Murray warns of risk of tragedy as temperatures soar at Australian Open
Organisers under fire after cases of fainting and vomiting in the searing heat
Players fainted and vomited and a ball boy collapsed as the Australian Open boiled in one of the hottest days in its history on Tuesday, prompting Britain's Andy Murray to warn organisers they were risking a tragedy.
The Wimbledon champion queried if it was safe to play in 40 degrees Celsius heat and said the sight of players and ball boys breaking down "looks terrible for the whole sport".
"Whether it's safe or not, I don't know. You just got to be very careful these days," said the world No 4 after his first-round win against Japan's Go Soeda. "There's been some issues in other sports with, you know, players having heart attacks. I don't know exactly why that is. Or collapsing."
In temperatures that touched 42.4 degrees, Canada's Frank Dancevic fainted during his match and Chinese player Peng Shuai cramped up and vomited.
And Daniel Gimeno-Traver had to rescue a ball boy who collapsed during his match with Milos Raonic. High temperatures in excess of 40 degrees were forecast to continue this week.
"It's definitely something that you maybe have to look at a little bit," Murray said, when asked whether or not he thought the conditions were safe enough to play in.
"As much as it's easy to say the conditions are safe - a few people said there's doctors and stuff saying it's fine - it only takes one bad thing to happen.
"And it looks terrible for the whole sport when people are collapsing, ball kids are collapsing, people in the stands are collapsing. That's obviously not great.
"And I know when I went out to hit before the match, the conditions like at 2.30pm, 3pm were very, very, very tough conditions. Anyone's going to struggle in that heat."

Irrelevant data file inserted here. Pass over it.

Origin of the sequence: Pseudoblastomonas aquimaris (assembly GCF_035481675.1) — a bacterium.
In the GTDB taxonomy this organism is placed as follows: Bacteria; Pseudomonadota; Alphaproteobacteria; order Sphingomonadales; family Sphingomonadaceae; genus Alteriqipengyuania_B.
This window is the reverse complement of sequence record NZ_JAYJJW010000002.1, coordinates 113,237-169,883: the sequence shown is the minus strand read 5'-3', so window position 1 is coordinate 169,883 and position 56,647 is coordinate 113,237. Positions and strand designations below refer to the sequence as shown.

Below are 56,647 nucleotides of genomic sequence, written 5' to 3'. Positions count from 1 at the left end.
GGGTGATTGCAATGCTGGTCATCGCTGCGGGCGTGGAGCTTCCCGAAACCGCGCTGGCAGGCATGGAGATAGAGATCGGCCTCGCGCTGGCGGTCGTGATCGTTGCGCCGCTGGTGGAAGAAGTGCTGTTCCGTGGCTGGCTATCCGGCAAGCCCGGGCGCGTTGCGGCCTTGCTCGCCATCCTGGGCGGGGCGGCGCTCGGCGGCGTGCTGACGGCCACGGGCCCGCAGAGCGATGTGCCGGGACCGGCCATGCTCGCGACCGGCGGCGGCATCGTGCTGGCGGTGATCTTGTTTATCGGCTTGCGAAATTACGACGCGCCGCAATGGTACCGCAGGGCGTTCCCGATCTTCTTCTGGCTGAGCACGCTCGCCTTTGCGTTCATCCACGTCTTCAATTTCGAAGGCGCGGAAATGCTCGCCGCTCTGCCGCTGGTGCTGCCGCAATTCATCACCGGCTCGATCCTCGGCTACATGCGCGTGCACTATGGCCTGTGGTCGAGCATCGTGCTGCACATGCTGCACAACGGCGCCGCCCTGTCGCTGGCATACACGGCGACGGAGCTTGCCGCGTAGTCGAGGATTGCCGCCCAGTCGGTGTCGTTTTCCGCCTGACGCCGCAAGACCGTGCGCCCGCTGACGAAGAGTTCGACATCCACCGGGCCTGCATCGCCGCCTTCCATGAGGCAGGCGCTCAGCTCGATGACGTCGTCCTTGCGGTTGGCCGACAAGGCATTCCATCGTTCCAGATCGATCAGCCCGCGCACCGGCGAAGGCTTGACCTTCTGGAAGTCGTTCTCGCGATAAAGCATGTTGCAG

He said players were already pushing themselves to the limit and the heat adds to the physical burden.
"You don't want to see anything bad happen to anyone," he said.
Canada's Dancevic lashed out at the "inhumane" playing conditions after he felt dizzy and then blacked out and needed treatment during his first-round defeat to Benoit Paire.
"I think it's inhumane, I don't think it's fair to anybody, to the players, to the fans, to the sport, when you see players pulling out of matches, passing out," he said.
"I've played five-set matches all my life and being out for a set-and-a-half and passing out with heatstroke, it's not normal.
"Having players with so many problems and complaining that it's too hot to play. Until somebody dies, they'll just keep going on with it and putting matches on in this heat.
"I personally don't think it's fair and I know a lot of players don't think it's fair."
Officials said because humidity remained low, they chose not to invoke emergency rules that allow them to halt play and close the roofs on the centre and second court.
"Of course there were a few players who experienced heat-related illness or discomfort, but none required significant medical intervention after they had completed their match," said chief medical officer Tim Wood.
The Australian Open, held at the height of the Melbourne summer, is notorious for its heat. State officials on Tuesday imposed a blanket fire ban and warned of extreme temperatures in some areas of Victoria.
To cope with the hot conditions, players draped themselves in ice-cold towels, wore ice packs and guzzled water on the changeovers as temperatures, already at 35 degrees before play even started, rose steadily until early evening.
"It felt pretty hot, like you're dancing in a frying pan or something like that," said defending women's champion Victoria Azarenka.
"I don't think anybody wants to go outdoors right now."